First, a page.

Our understanding of human immunodeficiency virus (HIV) has come a long way since it was first named in 1986. Yet little of this new information about the virus, which still infects 50,000 new people each year in the United States, seems to have made its way into the general public. A research project out of the University of North Carolina at Chapel Hill called 2BeatHIV is trying to change that.
Infection with HIV, which causes acquired immunodeficiency syndrome (AIDS) over time, was once a death sentence. But thanks to three decades of intensive study by researchers all over the world, HIV/AIDS has become a manageable chronic infection. With proper treatment, HIV-positive individuals enjoy a near normal life expectancy and researchers are hopeful that an effective vaccine could be developed in the coming years.
But no one, it seems, has told the general public. Despite landmark study results about treatment as prevention being released in 2011 and 2015 by UNC researchers, 44 percent of Americans believe that anti-HIV medications do not prevent the spread of HIV. The survey, conducted by The Washington Post and Kaiser Family Foundation, also found that more than a third of respondents (34 percent) incorrectly thought HIV could be transmitted by sharing a drinking glass, touching a toilet seat or swimming in a pool with someone living with HIV.
This has obvious repercussions for people living with the virus and the stigma that continues to be associated with it. The goal of 2BeatHIV is to get the public informed about HIV and invested in finding a cure for the disease.
The project, which is nested within UNC’s searcHIV working group, is headed up by Allison Mathews, a post-doc with a dual appointment in both the Institute for Global Health and Infectious Diseases and the Department of Social Medicine.
Mathews says the first step in the project was figuring out what 2BeatHIV’s target demographic would be. She and her team decided to focus on African Americans from 18 to 35 years old in Durham, North Carolina, a city where HIV infection is much more widespread that elsewhere in the state.
“We chose that group because they’re at the highest risk for HIV,” says Mathews. “But if you want to reach that demographic, you have to make the project relevant to them.”
Figuring out how to be relevant was one of the biggest concerns she and her team had when starting 2BeatHIV.
“How do you deliver information [about HIV research] in a way that you or anybody that doesn’t really care about HIV would still want to come and still want to learn that information?” says Mathews. “So I sought feedback from community members to ask them how they wanted to be engaged. The conversations started to center around ‘let’s do art events and music events and technology and use social media’—stuff people are already comfortable with.”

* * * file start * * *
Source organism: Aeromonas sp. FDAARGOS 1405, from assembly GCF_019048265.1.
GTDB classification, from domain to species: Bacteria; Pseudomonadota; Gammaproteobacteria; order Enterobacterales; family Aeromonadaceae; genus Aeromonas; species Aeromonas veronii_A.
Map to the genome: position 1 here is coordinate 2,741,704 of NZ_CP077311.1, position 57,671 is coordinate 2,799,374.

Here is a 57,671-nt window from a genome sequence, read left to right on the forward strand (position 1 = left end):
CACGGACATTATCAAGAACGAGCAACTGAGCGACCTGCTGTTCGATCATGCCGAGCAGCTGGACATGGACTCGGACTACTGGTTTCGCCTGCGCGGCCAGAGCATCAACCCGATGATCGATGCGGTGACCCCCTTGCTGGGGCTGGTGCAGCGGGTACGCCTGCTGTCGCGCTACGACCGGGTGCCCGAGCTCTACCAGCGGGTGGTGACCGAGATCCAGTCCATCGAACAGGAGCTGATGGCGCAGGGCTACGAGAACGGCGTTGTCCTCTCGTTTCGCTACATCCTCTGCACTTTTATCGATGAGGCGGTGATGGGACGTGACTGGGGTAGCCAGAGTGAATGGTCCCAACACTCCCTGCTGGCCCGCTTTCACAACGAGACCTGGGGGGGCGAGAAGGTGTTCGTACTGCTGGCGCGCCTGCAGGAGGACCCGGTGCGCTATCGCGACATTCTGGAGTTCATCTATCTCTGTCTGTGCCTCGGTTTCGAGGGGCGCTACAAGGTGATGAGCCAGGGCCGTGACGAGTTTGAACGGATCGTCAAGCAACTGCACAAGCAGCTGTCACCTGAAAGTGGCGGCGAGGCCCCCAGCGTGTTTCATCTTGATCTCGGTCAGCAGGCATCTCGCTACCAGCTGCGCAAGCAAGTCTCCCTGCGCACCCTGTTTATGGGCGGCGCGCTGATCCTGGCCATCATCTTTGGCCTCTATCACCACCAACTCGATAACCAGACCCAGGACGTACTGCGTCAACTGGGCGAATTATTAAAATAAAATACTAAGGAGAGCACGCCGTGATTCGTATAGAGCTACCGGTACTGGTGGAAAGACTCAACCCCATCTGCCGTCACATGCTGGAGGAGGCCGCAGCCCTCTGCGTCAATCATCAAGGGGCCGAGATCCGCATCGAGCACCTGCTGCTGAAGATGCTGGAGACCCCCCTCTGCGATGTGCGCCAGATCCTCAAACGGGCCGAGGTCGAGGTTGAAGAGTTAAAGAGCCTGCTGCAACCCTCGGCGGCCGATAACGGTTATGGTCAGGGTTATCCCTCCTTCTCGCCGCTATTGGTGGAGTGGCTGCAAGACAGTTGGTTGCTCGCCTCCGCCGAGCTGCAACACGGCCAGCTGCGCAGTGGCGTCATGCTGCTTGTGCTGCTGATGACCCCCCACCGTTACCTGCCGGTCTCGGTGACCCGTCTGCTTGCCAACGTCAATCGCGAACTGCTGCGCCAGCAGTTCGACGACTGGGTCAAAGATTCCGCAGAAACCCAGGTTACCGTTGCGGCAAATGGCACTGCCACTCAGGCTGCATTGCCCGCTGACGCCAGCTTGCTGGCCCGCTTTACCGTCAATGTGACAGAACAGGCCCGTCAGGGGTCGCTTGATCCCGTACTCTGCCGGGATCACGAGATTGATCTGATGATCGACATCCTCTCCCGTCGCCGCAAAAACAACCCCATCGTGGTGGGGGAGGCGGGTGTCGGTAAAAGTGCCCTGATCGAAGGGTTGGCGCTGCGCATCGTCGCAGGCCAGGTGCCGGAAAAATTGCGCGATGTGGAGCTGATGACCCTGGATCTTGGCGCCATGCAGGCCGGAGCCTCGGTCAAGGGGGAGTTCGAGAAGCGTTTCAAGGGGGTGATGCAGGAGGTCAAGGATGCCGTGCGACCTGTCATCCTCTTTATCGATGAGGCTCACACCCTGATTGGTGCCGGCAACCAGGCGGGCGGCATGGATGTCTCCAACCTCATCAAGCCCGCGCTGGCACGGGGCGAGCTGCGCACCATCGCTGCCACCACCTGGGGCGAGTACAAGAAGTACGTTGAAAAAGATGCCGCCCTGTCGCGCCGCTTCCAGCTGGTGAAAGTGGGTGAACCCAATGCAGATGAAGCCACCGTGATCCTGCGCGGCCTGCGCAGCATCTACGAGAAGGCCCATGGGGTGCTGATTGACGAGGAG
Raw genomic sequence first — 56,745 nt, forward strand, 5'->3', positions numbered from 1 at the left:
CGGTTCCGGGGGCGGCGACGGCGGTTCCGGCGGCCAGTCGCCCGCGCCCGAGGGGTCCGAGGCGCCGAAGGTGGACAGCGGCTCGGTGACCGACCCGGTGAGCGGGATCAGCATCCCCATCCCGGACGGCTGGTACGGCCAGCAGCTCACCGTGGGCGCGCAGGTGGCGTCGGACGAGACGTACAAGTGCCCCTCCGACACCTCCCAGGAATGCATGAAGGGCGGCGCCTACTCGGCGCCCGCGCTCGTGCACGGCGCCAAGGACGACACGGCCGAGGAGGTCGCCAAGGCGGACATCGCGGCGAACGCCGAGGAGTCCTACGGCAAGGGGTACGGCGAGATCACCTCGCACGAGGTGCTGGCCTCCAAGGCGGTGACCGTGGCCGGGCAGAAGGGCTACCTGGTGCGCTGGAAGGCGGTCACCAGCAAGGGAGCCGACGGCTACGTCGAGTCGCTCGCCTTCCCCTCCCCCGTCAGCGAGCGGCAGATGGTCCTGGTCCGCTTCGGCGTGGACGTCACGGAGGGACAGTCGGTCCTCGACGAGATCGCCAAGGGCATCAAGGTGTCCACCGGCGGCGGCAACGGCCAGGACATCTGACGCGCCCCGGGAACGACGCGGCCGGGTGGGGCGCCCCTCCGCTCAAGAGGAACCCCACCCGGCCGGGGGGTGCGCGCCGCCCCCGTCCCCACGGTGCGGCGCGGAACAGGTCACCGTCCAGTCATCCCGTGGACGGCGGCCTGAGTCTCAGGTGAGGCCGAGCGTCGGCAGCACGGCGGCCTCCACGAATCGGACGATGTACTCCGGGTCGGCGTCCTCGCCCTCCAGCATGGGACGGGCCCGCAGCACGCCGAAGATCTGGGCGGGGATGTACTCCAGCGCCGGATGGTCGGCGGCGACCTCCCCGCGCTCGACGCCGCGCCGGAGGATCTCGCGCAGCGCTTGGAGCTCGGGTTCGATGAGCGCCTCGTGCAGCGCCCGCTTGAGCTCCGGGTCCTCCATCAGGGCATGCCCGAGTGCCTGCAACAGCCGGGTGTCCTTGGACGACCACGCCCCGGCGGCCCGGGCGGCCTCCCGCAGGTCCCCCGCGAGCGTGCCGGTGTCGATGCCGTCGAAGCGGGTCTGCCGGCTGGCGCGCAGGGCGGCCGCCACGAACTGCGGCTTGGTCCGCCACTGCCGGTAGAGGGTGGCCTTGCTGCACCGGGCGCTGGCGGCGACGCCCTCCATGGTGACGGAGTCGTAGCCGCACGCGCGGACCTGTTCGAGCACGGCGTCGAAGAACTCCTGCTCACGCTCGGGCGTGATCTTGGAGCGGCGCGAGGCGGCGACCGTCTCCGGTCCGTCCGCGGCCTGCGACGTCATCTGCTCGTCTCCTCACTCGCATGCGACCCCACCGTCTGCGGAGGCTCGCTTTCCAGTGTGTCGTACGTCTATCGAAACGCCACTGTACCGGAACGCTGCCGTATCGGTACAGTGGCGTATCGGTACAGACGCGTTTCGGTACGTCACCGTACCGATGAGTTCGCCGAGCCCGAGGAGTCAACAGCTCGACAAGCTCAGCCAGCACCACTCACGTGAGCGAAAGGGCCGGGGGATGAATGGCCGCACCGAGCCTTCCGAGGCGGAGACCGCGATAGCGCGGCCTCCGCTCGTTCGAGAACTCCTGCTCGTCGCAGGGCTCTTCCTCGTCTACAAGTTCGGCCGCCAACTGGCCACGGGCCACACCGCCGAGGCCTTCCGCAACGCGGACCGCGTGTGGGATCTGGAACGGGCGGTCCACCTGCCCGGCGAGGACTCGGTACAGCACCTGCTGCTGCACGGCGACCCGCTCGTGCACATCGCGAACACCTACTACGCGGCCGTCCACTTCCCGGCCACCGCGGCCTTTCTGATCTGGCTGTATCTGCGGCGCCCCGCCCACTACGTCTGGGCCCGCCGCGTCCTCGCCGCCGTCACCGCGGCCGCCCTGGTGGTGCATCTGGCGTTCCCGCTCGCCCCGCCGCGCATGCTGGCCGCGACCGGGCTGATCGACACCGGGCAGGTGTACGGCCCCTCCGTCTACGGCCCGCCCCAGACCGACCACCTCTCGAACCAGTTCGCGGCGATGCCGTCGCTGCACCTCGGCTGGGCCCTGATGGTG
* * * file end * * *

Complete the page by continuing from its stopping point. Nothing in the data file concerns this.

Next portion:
So the team started planning. They didn’t just want to host “HIV events”—they wanted to make events with broad public appeal, with community engagement around HIV cure research as one of the components of the event.
The first event, called “The Experiment,” was held in the Beyu Caffé in Durham. It was based around hip-hop.
“So hip-hop is kind of known for examining conspiracy theories. Like, they have conspiracy theories about the Illuminati, that kind of thing,” says Mathews. “So we decided to theme the event around that. We brought in hip-hop artists who came and participated in conversations with the community about conspiracy theories around HIV cure.”
These conversations examined some of the misconceptions people have about HIV cure, such as the idea that a cure already exists, but is being deliberately withheld by the government.
Participants then wrote down words and phrases based on the conversation and shouted them out to one of the hip-hop artists, who would freestyle rap using the words that were called out.
Angel Dozier, talent coordinator at Beyu Caffe and co-organizer of the event, thought that using hip-hop was a perfect vehicle for talking about HIV.
“I felt like bringing hip-hop into the conversation as another language was incredibly important,” says Dozier. “It was created by the marginalized to express their frustrations, express their inspirations, to pass along knowledge. And that’s how I see we communicated the HIV information in a way that was engaging to everyone.”
This summer, 2BeatHIV hosted actress Sheryl Lee Ralph at their event “Red is the New Black Fashion Show.” Ralph, also a prominent HIV/AIDS activist, was featured alongside musicians, fashion designers and community health organizations at the event.
“She was so awesome. I loved her stage presence and how confident she was,” says Alexander Glenn, who participated in the event as a performer. Shantel Evans, who also attended the event, learned a lot from Ralph’s presentation. “I knew the AIDS situation was bad, but I didn’t know it was that bad,” says Evans.